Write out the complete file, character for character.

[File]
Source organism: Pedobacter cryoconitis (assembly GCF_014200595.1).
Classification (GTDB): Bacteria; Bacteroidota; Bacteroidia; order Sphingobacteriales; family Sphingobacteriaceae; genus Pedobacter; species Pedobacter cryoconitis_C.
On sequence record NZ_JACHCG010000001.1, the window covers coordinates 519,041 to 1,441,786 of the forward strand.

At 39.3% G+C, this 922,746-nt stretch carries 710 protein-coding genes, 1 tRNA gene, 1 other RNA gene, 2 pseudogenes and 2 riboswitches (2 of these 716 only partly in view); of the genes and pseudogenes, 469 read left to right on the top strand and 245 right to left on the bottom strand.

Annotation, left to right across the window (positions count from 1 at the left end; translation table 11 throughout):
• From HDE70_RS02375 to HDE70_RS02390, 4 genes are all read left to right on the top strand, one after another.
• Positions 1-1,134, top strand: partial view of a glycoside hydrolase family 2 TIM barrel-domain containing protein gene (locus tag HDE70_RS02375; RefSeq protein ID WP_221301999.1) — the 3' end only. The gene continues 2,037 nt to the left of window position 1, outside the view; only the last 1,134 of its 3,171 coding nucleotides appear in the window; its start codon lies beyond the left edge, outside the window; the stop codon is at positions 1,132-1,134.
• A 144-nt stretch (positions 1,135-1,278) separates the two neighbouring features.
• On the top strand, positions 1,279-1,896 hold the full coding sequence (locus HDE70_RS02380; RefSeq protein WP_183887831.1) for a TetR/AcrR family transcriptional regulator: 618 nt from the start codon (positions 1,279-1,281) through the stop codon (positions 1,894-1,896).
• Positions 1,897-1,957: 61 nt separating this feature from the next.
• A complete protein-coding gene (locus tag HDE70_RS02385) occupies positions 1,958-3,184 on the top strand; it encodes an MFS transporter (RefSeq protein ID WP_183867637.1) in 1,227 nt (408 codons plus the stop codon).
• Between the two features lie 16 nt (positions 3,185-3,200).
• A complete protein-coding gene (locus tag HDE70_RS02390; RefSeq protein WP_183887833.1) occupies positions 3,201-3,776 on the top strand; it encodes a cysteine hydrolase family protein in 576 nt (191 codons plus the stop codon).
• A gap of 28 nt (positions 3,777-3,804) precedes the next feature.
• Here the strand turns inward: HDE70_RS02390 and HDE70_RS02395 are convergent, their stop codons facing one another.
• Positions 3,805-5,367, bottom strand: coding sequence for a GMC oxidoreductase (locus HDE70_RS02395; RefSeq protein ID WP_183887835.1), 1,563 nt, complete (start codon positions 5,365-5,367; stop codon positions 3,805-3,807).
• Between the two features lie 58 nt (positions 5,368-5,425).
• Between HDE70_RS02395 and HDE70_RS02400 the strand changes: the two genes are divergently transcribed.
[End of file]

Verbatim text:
Source organism: Pedobacter cryoconitis (assembly GCF_014200595.1).
Classification (GTDB): Bacteria; Bacteroidota; Bacteroidia; order Sphingobacteriales; family Sphingobacteriaceae; genus Pedobacter; species Pedobacter cryoconitis_C.
On sequence record NZ_JACHCG010000001.1, the window covers coordinates 519,041 to 1,441,786 of the forward strand.

At 39.3% G+C, this 922,746-nt stretch carries 710 protein-coding genes, 1 tRNA gene, 1 other RNA gene, 2 pseudogenes and 2 riboswitches (2 of these 716 only partly in view); of the genes and pseudogenes, 469 read left to right on the top strand and 245 right to left on the bottom strand.

Annotation, left to right across the window (positions count from 1 at the left end; translation table 11 throughout):
• From HDE70_RS02375 to HDE70_RS02390, 4 genes are all read left to right on the top strand, one after another.
• Positions 1-1,134, top strand: partial view of a glycoside hydrolase family 2 TIM barrel-domain containing protein gene (locus tag HDE70_RS02375; RefSeq protein ID WP_221301999.1) — the 3' end only. The gene continues 2,037 nt to the left of window position 1, outside the view; only the last 1,134 of its 3,171 coding nucleotides appear in the window; its start codon lies beyond the left edge, outside the window; the stop codon is at positions 1,132-1,134.
• A 144-nt stretch (positions 1,135-1,278) separates the two neighbouring features.
• On the top strand, positions 1,279-1,896 hold the full coding sequence (locus HDE70_RS02380; RefSeq protein WP_183887831.1) for a TetR/AcrR family transcriptional regulator: 618 nt from the start codon (positions 1,279-1,281) through the stop codon (positions 1,894-1,896).
• Positions 1,897-1,957: 61 nt separating this feature from the next.
• A complete protein-coding gene (locus tag HDE70_RS02385) occupies positions 1,958-3,184 on the top strand; it encodes an MFS transporter (RefSeq protein ID WP_183867637.1) in 1,227 nt (408 codons plus the stop codon).
• Between the two features lie 16 nt (positions 3,185-3,200).
• A complete protein-coding gene (locus tag HDE70_RS02390; RefSeq protein WP_183887833.1) occupies positions 3,201-3,776 on the top strand; it encodes a cysteine hydrolase family protein in 576 nt (191 codons plus the stop codon).
• A gap of 28 nt (positions 3,777-3,804) precedes the next feature.
• Here the strand turns inward: HDE70_RS02390 and HDE70_RS02395 are convergent, their stop codons facing one another.
• Positions 3,805-5,367, bottom strand: coding sequence for a GMC oxidoreductase (locus HDE70_RS02395; RefSeq protein ID WP_183887835.1), 1,563 nt, complete (start codon positions 5,365-5,367; stop codon positions 3,805-3,807).
• Between the two features lie 58 nt (positions 5,368-5,425).
• Between HDE70_RS02395 and HDE70_RS02400 the strand changes: the two genes are divergently transcribed.